On March 13, Bear Stearns advised the Federal Reserve and other government agencies that its liquidity position had significantly deteriorated and that it would have to file for Chapter 11 bankruptcy the next day unless alternative sources of funds became available. This news raised difficult questions of public policy. Normally, the market sorts out which companies survive and which fail, and that is as it should be. However, the issues raised here extended well beyond the fate of one company. Our financial system is extremely complex and interconnected, and Bear Stearns participated extensively in a range of critical markets. With financial conditions fragile, the sudden failure of Bear Stearns likely would have led to a chaotic unwinding of positions in those markets and could have severely shaken confidence. The company's failure could also have cast doubt on the financial positions of some of Bear Stearns' thousands of counterparties and perhaps of companies with similar businesses. Given the current exceptional pressures on the global economy and financial system, the damage caused by a default by Bear Stearns could have been severe and extremely difficult to contain. Moreover, the adverse effects would not have been confined to the financial system but would have been felt broadly in the real economy through its effects on asset values and credit availability. To prevent a disorderly failure of Bear Stearns and the unpredictable but likely severe consequences of such a failure for market functioning and the broader economy, the Federal Reserve, in close consultation with the Treasury Department, agreed to provide funding to Bear Stearns through JPMorgan Chase."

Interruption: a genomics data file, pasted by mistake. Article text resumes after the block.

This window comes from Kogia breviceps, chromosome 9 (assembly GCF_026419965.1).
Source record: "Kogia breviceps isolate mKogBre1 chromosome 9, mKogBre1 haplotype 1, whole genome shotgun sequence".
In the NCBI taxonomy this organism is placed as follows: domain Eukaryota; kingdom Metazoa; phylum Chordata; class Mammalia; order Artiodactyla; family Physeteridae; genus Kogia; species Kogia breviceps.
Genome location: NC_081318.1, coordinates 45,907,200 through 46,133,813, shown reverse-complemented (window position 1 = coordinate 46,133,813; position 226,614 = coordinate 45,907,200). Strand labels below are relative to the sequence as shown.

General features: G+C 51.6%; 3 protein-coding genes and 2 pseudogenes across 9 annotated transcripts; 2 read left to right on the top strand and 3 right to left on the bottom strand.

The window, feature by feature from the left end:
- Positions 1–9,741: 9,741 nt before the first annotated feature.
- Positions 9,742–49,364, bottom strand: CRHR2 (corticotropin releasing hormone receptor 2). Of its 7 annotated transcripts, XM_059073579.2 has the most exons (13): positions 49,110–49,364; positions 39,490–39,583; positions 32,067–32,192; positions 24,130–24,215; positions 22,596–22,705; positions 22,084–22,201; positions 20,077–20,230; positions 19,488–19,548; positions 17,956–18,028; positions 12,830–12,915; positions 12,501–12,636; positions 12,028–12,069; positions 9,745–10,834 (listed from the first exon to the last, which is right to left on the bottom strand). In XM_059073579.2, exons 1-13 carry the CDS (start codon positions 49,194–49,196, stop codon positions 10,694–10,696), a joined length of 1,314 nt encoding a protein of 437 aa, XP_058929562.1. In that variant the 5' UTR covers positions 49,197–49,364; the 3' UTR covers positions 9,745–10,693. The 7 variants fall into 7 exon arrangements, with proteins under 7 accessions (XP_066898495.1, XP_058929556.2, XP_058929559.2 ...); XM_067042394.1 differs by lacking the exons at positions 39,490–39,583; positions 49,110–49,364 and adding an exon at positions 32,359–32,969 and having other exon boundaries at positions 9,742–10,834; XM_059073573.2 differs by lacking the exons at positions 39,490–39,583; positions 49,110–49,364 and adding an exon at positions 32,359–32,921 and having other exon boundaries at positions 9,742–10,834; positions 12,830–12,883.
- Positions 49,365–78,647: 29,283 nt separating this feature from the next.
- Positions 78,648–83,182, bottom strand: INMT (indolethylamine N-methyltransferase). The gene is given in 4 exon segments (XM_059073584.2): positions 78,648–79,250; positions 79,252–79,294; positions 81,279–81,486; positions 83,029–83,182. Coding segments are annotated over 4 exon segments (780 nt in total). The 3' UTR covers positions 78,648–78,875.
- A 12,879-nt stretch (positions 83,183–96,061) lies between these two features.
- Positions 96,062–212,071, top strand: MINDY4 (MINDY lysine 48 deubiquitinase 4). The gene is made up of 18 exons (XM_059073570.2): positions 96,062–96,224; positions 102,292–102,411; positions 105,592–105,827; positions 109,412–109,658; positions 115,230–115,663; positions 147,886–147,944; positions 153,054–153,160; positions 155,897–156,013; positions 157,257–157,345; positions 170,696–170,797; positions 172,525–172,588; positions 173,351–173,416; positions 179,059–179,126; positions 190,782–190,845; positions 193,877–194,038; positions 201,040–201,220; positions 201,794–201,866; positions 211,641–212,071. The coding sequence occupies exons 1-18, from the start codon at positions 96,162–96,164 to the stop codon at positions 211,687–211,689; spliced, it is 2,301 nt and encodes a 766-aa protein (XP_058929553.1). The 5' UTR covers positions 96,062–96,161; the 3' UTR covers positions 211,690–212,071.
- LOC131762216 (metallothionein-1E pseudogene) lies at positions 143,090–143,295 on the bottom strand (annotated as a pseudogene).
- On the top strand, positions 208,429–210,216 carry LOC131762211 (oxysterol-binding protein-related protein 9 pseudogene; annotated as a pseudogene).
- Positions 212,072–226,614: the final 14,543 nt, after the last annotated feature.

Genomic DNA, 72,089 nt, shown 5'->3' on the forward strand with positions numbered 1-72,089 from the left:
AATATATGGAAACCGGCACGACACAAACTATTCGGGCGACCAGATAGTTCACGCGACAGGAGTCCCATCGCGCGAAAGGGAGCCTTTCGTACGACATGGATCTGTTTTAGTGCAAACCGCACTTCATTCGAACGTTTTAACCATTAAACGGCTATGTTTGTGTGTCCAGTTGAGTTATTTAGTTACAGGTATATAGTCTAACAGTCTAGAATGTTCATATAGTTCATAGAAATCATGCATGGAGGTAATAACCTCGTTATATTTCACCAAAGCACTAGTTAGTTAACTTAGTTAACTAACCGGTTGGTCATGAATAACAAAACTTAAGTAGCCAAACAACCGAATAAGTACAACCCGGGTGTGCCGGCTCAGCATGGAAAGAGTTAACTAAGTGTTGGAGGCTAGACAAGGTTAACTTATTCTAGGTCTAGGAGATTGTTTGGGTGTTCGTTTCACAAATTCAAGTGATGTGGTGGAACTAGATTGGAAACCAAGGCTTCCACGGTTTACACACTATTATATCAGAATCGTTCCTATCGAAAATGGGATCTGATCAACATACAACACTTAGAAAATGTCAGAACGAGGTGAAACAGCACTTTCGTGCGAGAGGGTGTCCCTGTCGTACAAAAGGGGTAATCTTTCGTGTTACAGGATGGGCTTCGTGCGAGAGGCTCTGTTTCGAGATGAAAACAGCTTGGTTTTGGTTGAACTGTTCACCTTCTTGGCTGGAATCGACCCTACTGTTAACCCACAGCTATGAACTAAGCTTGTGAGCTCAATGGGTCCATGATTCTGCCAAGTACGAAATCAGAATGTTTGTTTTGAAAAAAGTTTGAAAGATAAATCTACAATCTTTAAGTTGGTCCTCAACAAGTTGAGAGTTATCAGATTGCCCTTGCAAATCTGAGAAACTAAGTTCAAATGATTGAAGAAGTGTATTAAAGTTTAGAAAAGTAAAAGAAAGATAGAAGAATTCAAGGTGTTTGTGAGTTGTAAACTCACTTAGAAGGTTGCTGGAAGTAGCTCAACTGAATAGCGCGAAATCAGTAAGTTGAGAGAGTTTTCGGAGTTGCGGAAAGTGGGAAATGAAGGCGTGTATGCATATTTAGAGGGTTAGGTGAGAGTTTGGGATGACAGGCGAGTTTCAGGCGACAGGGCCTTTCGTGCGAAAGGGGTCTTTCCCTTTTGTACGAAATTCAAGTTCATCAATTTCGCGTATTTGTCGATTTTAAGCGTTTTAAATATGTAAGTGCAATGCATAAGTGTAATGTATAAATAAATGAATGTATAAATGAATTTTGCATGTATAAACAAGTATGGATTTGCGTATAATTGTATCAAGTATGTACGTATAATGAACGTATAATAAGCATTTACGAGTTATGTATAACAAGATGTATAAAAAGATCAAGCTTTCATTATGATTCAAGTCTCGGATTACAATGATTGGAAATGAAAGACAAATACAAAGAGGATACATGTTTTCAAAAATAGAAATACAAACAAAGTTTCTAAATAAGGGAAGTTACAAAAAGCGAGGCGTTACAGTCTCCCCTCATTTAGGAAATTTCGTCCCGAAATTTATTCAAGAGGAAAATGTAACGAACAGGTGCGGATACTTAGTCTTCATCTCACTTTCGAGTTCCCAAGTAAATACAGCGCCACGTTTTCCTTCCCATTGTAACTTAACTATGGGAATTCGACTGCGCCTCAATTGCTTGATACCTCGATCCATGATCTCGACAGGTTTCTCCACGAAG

Gold was down -1.77% for the week, with GLD closing at 90.25, down -1.63 points. Price is sitting on top of its lower trend line, and appears to be getting ready to break below.
MACD has put in a negative cross over and the histograms have turned negative as well. ROC has dropped sharply. Caution is warranted.
Next up is the monthly chart of GLD. It too is flashing some bearish signals. RSI is well into overbought territory and needs to be "worked" off.
MACD is still under a positive MACD cross, however, it appears to be starting to slowly curl over and merits close watching.
Histograms are receding back towards zero. ROC is well into overbought territory and has now turned down.
The accumulation/distribution indicator has turned down and shows that distribution (selling) is dominating buying at the moment.
The stochastic indicator has made a negative cross over. The weight of the evidence shows the path of least resistance is down.
Silver did better than gold this past week, as it only declined by -0.76%, down -1.35 points to 176.15.
Notice the very long tail on the last candle on the chart. This indicates that sellers took the price down much lower for most of the week, but were unable to keep the price down, which rebounded and closed significantly off the lows.